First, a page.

With a new woollen suit or a smart winter dress
And those of less fortune would pretend to good cheer
Then blow their last shilling on two bottles of beer
 
Gone now the mansions, in the name of progress
But neither absence nor time can serve to repress
The memory of those who arrived in joy or in tear
To find warmth in her shelter, to be held by her near
 

Die Foefieslide

The contraption that we called a “Foefieslide” was created by slinging a length of steel, multi strand cable between two trees.  The trees had to be at different elevations so that the cable ran from a high point to a low point and the steeper the angle of decline the better.  A pulley wheel with a handle was slid onto the cable prior to securing the cable ends to their respective trees.  A length of rope was tied to the pulley so that it could be reeled up to the high point where the brave (or stupid?) could grab hold of the handle with both hands and then launch themselves to slide down the length of the cable.  Generally the height of the cable above the ground was sufficient to dissuade the one sliding down from letting go.  The choice was simple.  You could let go and break some bones in the fall or you could hold on until the end of the ride.  No one let go!

On the day in question we had a newly made slide that was not only high but ran over water and it needed a test run.  Quite stupidly I had volunteered.

 Die Foefieslide

 Staal tou tussen twee bloekombome
Lekker styf gespan
Oor die water lê sy weg
Met slegs ʼn katrol om aan vas te hang
 
Stewig vas aan beide kant
Een hoog daarbo die ander laag
Finaal getoets, ja als is reg
“Toe nou manne wie gaan dit waag?”
 
“Ek’s nie bang” sê ons jong held
En begin die boom te klim
Sjoe! Maar dis hoog as ek moet val
Bly daar van my bra min
 
Dis nou te laat ek kannie terug
Al breek ek hier my nek
My bek’s te groot dit weet ek goed
Daar’s nou geen kop uittrek
 
Vat dan goed vas en skop my weg
Op pad met volle vaart
Dis maklik vir dié daar op die wal
Hulle gee my goeie raad
 
My oë is toe, my hande klam
Meteens tref voete grond
Ek’s veilig nou en sê “Dis niks”
Maar my hart sit in my mond
 
Nou gaan die ander een vir een
Ek lag vir hulle vrees
Dit kan ek doen, ek is mos baas
Ek het die foefieslide oorheers

Blind Patrick

We lived in a two bedroom semi detached house in Mayfair and our Landlord (who was also our neighbour) was a blind man whose Christian name was Patrick.  I don’t know that I ever knew his surname and I certainly can’t remember it now so I refer to him simply as “Blind Patrick”.

Every day except Sundays, Patrick would walk the three blocks from his home to the tram terminus where he would board a tram to take him into the City.  In the City he would walk a block and a half to his spot beside the Northern aspect of the City Hall and there he would stand all day, tin cup in hand, begging for a coin or two from passersby. At about five-o-clock he would leave his spot and retrace his steps home.  I knew his routine because I had once travelled into the City with him.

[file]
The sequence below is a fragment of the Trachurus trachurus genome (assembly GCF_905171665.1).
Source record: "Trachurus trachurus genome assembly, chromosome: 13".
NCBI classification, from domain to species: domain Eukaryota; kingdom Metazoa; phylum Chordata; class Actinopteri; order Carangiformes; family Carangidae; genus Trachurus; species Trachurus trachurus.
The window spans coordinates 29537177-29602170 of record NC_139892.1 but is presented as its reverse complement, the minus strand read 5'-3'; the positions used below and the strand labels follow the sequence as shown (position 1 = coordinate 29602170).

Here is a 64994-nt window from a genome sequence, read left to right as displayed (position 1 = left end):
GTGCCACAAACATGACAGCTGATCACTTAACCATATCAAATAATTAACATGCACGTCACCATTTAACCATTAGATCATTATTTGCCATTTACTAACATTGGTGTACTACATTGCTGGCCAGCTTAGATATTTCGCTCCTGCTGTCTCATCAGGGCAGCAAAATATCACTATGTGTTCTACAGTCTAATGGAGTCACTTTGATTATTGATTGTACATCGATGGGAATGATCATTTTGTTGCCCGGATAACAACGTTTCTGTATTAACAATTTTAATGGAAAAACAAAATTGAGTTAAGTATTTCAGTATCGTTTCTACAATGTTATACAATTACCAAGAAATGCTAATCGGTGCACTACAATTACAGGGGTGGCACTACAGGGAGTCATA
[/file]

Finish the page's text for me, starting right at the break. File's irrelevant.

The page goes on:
Blind Patrick

Ears straining to detect amidst the familiar comforting sounds
Those that warn of danger
He walks with cautious confidence born of years of practice
White stick, tap tapping
 
Boarding the tram for the trip into town is a long acquired skill
Performed with exaggerated action
And the sightless journey is punctuated only by the greetings
Of those identified by voice alone
 
Alight at journey’s end and tap with measured step the distance
To his own appointed place
There to stand protected by unwritten law that forbids intrusion
By another of his kind
 
A penny in a tin cup rattles to attract those who would make
Some small donation
And for those passing guilty by looking at some distant point
Just a hint of a smile
 
What visions inhabit his mind? What shape and size and colour
Does he apply to city sounds?
For never having seen these things do they appear to him
As they do to us?
 
Does he simply accept them for what he has been told they are
Giving them no further form
Content that they exist as described by some sighted soul
Needing nothing more
 
Is he certain only that today will pass as did yesterday?
And as will tomorrow?
Content to challenge with unseeing eyes that which he knows not
Yet knows so well?
 
Is each step taken, each day successfully negotiated 
A singular achievement?
Or is he so accustomed to his lot that like us his only fear
Is of the unknown?
 
Seek no answers in his face for his serene countenance
Affords no clues
Nor do his unseeing eyes yield solutions but prompt instead
Further questions
 
Keep then your secrets Blind Patrick and continue in weather
Fair and foul
To challenge the sighted world with indomitable courage
 White stick tap tapping